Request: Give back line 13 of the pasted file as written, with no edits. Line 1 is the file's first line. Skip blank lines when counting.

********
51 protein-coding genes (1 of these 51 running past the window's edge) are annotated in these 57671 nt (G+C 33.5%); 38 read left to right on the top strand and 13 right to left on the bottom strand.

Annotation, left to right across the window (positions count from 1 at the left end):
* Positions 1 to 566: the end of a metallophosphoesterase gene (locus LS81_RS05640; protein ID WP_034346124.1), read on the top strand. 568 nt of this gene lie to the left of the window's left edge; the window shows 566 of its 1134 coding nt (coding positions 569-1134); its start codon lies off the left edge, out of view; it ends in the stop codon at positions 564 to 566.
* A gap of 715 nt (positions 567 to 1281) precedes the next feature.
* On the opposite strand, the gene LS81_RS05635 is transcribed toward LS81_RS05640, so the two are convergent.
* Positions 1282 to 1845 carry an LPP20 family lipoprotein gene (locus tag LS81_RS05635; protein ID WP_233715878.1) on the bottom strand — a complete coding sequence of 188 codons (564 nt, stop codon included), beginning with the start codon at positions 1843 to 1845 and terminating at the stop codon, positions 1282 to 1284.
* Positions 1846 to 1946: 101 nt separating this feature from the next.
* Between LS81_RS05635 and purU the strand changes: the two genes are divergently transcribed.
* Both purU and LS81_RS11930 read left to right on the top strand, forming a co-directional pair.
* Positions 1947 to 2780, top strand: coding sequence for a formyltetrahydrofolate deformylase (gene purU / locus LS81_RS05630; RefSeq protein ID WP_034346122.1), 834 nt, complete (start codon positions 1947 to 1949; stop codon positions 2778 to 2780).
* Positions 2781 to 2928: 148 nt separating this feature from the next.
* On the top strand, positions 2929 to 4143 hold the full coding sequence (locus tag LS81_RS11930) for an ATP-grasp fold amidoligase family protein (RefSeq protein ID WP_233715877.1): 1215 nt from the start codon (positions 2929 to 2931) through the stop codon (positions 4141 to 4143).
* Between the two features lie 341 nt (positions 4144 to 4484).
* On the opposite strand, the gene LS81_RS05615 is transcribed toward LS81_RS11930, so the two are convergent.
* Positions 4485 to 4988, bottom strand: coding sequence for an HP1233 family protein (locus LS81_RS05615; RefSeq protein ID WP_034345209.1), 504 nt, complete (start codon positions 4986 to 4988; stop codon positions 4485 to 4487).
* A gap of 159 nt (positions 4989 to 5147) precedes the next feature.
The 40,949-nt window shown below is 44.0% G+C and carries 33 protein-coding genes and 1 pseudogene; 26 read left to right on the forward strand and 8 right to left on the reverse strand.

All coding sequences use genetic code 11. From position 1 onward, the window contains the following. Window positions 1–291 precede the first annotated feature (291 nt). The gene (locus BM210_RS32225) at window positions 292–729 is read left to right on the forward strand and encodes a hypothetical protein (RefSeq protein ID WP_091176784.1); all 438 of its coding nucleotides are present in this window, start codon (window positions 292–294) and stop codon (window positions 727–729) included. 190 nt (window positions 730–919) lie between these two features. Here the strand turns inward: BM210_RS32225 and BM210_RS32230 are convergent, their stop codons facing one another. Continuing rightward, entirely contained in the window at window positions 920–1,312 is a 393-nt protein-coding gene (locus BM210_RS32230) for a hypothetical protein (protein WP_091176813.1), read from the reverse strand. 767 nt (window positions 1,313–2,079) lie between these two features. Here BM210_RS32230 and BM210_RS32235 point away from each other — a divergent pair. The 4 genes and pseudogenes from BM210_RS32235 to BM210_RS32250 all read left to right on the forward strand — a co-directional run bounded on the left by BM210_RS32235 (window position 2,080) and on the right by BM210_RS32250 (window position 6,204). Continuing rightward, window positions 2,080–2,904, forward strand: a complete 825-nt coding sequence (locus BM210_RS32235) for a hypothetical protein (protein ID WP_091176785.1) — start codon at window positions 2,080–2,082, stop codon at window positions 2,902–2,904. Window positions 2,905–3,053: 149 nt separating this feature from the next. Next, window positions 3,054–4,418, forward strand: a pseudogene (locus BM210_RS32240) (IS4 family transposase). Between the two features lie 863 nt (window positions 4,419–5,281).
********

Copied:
* Between the two features lie 341 nt (positions 4144 to 4484).